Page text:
Published date:July 06, 2016
Last updated date:July 06, 2016
By Manny Manriquez
Training and LicensingNot just anyone can grab a drone and start photographing land for sale. Drone operators must be at least 16 years old and have a remote pilot certificate with a small UAS rating, or be directly supervised by someone with that rating. To qualify for a remote pilot certificate, an individual must either pass an initial aeronautical knowledge test at an FAA-approved knowledge testing center or have an existing non-student Part 61 pilot certificate. Those with existing certificates must have completed a flight review within the past two years and also must take an online drone operation course via the FAA. Security background checks via the Transportation Safety Administration (TSA) will also be conducted before a license is issued. Interestingly, the FAA rules currently require no minimum insurance coverage for potential damage to persons or property.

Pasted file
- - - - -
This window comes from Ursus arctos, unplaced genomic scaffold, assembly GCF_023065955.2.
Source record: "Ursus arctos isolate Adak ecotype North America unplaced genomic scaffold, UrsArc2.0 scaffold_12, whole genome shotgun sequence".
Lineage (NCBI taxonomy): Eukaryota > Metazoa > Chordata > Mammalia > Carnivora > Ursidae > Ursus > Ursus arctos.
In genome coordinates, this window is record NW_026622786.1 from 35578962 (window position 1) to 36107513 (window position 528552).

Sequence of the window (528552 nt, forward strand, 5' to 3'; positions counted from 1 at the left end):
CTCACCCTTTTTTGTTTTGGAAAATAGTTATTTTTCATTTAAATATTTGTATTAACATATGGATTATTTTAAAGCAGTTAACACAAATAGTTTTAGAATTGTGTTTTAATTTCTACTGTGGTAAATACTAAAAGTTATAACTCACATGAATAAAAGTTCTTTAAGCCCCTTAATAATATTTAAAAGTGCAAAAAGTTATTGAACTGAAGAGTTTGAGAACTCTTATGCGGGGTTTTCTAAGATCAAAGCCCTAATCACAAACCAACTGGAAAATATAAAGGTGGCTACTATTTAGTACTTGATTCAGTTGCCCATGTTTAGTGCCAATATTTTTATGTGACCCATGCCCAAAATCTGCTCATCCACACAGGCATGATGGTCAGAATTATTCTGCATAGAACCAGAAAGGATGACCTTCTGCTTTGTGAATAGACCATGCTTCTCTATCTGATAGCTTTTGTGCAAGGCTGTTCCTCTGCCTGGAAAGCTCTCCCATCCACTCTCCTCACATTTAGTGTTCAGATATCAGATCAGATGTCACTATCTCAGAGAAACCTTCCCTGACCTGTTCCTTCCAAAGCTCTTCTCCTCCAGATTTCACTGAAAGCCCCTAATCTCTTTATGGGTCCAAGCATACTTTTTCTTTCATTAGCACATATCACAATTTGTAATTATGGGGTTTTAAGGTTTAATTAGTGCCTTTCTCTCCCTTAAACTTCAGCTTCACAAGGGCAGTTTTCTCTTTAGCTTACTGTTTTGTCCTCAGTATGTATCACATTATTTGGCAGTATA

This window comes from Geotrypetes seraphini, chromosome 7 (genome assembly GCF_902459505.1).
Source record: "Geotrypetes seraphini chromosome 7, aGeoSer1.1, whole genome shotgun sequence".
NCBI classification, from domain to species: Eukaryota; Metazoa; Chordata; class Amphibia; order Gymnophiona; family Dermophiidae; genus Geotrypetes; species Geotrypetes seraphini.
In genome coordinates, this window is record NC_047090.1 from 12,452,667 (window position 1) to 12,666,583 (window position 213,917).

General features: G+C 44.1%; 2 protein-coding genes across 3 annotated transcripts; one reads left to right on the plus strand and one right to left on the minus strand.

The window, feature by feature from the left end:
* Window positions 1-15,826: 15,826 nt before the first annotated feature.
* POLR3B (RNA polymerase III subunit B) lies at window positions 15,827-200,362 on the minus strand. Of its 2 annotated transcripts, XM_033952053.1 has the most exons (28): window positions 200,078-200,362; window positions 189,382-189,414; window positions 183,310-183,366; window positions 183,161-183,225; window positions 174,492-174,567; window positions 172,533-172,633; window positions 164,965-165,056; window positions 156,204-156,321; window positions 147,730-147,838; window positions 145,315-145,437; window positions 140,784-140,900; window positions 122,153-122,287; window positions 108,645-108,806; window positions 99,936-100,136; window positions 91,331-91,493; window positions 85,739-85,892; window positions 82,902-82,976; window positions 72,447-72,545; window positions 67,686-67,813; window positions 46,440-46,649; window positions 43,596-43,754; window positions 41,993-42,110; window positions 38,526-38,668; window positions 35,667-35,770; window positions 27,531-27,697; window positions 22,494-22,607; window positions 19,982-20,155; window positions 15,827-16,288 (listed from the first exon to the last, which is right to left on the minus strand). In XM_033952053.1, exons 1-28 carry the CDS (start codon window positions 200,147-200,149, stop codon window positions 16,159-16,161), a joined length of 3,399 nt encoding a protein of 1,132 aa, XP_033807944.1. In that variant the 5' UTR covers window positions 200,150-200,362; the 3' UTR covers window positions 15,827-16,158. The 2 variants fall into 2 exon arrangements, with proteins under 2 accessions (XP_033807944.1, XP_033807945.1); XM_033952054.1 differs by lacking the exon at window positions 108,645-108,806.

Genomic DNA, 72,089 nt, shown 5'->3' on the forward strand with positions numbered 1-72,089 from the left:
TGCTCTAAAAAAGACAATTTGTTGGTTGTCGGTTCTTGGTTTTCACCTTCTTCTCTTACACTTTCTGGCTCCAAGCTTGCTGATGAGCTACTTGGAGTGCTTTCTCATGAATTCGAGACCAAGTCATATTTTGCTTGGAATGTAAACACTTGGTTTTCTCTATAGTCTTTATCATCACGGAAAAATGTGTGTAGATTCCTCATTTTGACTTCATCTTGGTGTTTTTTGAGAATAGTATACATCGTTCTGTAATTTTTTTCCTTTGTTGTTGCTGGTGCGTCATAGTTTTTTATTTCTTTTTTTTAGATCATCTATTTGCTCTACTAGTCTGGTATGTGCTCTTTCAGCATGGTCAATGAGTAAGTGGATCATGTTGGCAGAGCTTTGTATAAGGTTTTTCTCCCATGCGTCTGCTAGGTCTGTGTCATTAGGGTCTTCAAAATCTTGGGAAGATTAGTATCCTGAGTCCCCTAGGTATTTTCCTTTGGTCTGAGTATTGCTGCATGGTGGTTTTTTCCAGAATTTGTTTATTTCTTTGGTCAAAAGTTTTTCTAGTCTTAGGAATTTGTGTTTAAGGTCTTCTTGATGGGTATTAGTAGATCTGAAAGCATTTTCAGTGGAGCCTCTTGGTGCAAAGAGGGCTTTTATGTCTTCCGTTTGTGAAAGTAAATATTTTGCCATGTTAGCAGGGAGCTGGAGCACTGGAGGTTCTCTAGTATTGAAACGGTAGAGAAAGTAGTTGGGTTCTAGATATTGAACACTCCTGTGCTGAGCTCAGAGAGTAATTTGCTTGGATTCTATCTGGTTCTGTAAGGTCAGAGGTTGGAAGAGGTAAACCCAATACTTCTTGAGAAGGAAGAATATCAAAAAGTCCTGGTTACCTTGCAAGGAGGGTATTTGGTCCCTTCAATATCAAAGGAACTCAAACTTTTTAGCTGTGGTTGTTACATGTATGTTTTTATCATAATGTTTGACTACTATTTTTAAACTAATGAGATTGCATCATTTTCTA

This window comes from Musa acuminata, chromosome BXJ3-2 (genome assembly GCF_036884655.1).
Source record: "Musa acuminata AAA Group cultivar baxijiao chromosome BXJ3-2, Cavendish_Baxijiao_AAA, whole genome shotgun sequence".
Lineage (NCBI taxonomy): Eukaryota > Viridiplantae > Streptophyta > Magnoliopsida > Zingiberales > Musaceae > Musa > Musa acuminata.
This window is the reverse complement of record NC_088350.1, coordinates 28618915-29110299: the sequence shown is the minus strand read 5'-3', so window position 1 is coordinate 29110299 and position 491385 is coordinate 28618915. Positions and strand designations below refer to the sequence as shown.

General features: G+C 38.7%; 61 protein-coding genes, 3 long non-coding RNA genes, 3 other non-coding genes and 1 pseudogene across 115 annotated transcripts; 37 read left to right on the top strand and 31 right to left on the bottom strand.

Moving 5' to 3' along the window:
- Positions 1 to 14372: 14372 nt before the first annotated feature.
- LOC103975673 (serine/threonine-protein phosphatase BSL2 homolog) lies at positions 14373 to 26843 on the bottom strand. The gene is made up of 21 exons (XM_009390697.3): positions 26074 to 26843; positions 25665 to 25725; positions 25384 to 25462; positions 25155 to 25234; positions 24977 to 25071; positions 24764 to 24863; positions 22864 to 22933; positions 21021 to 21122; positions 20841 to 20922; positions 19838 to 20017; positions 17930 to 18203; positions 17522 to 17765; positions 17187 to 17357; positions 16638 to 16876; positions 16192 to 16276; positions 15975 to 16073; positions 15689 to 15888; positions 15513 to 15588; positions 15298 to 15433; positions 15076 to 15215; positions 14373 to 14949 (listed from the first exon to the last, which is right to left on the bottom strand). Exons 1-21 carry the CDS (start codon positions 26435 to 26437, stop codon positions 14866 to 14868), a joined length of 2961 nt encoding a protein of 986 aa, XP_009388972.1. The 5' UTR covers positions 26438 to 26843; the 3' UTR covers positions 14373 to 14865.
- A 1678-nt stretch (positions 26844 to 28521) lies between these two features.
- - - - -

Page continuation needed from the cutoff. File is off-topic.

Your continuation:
State Laws and PrivacyThe FAA also has issued no declarations on privacy concerns. In other words, is it legal for an operator to fly a drone over the property of another person without their permission? Currently, the answer appears to be “yes.” A number of states are currently beginning to address these concerns in their individual legislatures, so the legalities of drone flights over the property of others may vary from state-to-state until it's addressed on a federal level. The new rules for commercial drone operation go into effect in late August of 2016. Source: https://www.faa.gov/uas/media/Part_107_Summary.pdf More Info (Video): http://nbc4i.com/2016/06/21/owners-can-now-fly-small-drones-without-special-permission-from-faa/
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